Travers tested masks with different thicknesses of plastic. He found anti-fogging spray online, as well as the homemade remedy of using a drop of dish detergent. It took a few weeks, but he had a final product complete the morning of his appointment. His wife wore that mask to the doctor’s office, and she said, “People were like, ‘My God, that thing is amazing.’ ”

At the appointment to activate his implants in June, Travers’s wife again wore the window mask. She held her hands over her mouth and said: “Can you hear me? You’re not reading my lips, are you?” Travers cried as he heard voices in the room.

“It’s almost like watching your child be born,” said Erin Travers, who married Brian in 2002, when he had hearing aids. “All I’ve known is him deaf and struggling to hear. Just the pure joy on his face when he could hear me say ‘I love you’ is indescribable."

He loves hearing his wife and children every day, the way that they can call his name and he’ll look. When he is outside, he hears unfamiliar sounds that he has to relearn. Travers said people sound “cartoonish.” He still reads lips, because that became his natural method of communication. Travers smiles when he can match what he sees to the words he hears. He doesn’t need his wife to wear the window mask anymore. But others do.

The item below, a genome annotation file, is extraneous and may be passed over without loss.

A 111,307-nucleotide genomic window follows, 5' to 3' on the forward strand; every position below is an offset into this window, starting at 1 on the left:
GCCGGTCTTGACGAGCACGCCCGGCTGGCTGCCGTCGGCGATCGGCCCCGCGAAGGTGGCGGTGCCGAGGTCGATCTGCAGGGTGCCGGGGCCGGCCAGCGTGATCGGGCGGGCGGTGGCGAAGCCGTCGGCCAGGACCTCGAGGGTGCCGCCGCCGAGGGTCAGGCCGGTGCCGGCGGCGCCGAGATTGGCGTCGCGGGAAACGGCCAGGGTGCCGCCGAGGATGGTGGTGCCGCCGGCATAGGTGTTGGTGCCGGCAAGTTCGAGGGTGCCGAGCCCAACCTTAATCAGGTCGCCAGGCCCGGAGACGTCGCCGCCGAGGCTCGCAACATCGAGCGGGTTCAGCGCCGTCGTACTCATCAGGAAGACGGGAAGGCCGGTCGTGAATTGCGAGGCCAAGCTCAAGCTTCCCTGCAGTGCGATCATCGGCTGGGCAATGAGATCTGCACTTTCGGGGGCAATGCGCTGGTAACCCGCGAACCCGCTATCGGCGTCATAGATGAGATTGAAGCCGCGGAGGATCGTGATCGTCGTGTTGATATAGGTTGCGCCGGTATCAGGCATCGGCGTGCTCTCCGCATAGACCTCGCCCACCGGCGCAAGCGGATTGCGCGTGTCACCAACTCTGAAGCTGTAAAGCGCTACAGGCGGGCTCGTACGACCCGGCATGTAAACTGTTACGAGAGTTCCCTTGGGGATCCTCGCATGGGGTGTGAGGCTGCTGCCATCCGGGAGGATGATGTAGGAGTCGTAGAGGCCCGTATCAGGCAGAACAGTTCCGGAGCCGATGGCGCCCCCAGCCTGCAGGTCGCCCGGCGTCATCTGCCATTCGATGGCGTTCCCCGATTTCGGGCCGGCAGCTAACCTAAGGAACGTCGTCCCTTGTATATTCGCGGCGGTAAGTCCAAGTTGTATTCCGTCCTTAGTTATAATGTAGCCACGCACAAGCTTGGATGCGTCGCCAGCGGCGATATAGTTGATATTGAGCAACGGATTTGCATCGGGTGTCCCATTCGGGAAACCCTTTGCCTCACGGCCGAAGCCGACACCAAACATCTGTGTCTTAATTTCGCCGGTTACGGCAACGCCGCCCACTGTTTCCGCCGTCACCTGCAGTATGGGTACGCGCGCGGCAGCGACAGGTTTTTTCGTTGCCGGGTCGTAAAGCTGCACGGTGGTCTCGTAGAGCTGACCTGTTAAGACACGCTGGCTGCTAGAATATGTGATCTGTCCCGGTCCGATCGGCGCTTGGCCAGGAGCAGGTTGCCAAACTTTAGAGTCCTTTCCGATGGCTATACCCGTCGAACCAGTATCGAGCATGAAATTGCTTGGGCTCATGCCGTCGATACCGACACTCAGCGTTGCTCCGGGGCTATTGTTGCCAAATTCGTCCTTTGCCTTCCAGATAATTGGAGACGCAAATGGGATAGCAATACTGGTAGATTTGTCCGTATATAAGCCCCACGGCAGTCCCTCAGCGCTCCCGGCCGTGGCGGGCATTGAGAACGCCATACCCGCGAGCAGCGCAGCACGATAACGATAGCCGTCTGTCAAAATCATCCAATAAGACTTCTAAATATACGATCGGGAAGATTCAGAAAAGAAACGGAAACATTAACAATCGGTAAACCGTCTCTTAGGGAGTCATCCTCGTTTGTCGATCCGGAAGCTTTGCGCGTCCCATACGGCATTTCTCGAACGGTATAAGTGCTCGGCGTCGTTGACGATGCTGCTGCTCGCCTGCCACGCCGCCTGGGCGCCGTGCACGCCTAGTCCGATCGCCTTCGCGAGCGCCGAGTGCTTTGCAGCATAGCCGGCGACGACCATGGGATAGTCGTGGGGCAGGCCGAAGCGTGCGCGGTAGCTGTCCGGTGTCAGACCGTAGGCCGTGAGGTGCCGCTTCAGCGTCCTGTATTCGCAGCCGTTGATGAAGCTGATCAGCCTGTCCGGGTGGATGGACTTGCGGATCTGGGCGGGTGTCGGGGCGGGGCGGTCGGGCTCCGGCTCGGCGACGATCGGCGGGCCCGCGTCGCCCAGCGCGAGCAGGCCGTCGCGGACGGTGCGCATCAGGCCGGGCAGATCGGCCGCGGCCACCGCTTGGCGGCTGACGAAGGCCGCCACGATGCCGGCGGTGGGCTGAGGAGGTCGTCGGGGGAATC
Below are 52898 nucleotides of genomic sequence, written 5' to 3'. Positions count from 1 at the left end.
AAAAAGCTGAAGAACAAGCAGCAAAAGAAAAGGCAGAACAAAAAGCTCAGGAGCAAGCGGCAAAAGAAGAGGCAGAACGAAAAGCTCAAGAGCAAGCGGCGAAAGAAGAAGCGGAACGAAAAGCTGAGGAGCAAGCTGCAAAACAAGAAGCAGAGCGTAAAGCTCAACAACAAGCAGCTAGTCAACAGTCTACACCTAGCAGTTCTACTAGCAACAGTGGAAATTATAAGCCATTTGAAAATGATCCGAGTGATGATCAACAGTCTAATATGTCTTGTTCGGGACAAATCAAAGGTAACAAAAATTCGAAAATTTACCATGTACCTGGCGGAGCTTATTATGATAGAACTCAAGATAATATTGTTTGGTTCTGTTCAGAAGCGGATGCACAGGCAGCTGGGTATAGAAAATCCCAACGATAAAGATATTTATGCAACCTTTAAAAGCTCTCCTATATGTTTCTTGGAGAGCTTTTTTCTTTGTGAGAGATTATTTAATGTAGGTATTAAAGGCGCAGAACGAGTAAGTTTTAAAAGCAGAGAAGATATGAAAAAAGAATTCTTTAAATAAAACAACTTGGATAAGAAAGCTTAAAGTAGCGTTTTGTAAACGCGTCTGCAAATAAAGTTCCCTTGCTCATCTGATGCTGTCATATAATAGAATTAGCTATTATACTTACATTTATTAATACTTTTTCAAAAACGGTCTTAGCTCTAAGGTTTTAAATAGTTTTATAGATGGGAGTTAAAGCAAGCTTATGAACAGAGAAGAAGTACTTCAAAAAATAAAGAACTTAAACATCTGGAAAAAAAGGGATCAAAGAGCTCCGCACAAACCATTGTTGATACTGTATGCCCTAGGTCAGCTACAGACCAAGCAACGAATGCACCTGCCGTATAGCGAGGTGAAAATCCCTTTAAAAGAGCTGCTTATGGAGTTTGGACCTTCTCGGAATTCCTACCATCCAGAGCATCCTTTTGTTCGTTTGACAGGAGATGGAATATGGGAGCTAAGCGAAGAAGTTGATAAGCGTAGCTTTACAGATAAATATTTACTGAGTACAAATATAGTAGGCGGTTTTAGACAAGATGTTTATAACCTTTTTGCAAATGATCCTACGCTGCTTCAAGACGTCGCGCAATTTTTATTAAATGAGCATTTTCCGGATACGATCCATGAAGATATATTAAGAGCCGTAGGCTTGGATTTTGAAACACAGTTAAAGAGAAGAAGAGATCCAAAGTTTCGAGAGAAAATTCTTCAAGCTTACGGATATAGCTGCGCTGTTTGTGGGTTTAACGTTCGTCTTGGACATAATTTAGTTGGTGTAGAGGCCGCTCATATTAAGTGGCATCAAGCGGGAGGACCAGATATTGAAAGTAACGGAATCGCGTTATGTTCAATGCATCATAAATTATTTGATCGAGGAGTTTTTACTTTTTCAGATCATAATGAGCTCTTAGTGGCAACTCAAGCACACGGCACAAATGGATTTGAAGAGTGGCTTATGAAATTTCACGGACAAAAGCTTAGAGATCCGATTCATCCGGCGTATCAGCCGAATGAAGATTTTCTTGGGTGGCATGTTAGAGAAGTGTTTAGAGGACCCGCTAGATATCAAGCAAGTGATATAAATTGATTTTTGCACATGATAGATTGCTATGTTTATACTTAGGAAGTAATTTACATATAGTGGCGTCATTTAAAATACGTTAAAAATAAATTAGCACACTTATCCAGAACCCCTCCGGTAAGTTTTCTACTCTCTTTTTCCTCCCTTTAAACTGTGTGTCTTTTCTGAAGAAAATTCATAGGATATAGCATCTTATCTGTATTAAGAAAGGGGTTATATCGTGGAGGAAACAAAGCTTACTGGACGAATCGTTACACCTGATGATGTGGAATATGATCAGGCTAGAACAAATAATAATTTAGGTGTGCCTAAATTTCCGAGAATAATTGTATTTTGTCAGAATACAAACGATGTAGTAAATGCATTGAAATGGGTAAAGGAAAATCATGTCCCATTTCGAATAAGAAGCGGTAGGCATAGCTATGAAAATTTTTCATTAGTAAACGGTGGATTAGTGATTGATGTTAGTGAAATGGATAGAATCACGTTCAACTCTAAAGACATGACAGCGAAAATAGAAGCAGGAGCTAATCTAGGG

For people who can’t hear, the ubiquity of masks “makes them feel isolated,” said Brianna Kinney, who is Travers’s audiologist at ENT and Allergy Associates of Florida. “They can’t communicate on their own. So they’re relying on a loved one, which is very difficult. ... It takes away that independence.”

Travers posted a photo of his wife wearing a window mask in a few Facebook groups for people who are deaf and hard of hearing. His wife and stepson recently designed a website to streamline the ordering process. Travers, a stay-at-home dad, now spends most of his day sewing. He purchased a sewing book and learned about seams, thread and backstitching. He can make one of his window masks in about five minutes.

When people buy his masks, they sometimes include a comment that explains why they need one or how it will help in their everyday life. Many want to wear one for the same reason Travers’s wife did. They have family members who read lips. A school for the deaf ordered a batch for the upcoming year.

Others have joined in, too. Some schools have purchased window masks because they want students to see teachers’ facial expressions and watch their lips move. One Publix store employee wanted to wear one so customers could see her smile. Impressed by that gesture, Travers wrote a letter to her manager, which was shared widely on social media. Others who work for the grocery store chain followed suit — so many that Travers has a green mask on his website designed for Publix employees.

As someone who spent years becoming a keen observer of people’s expressions, Travers knows the masks have value beyond the transmission of language.

“Your smile is the door opener,” Travers said. “That’s going to make a person feel comfortable or not comfortable. So for me, the bottom line for this mask is communication, but it is communication through a smile.”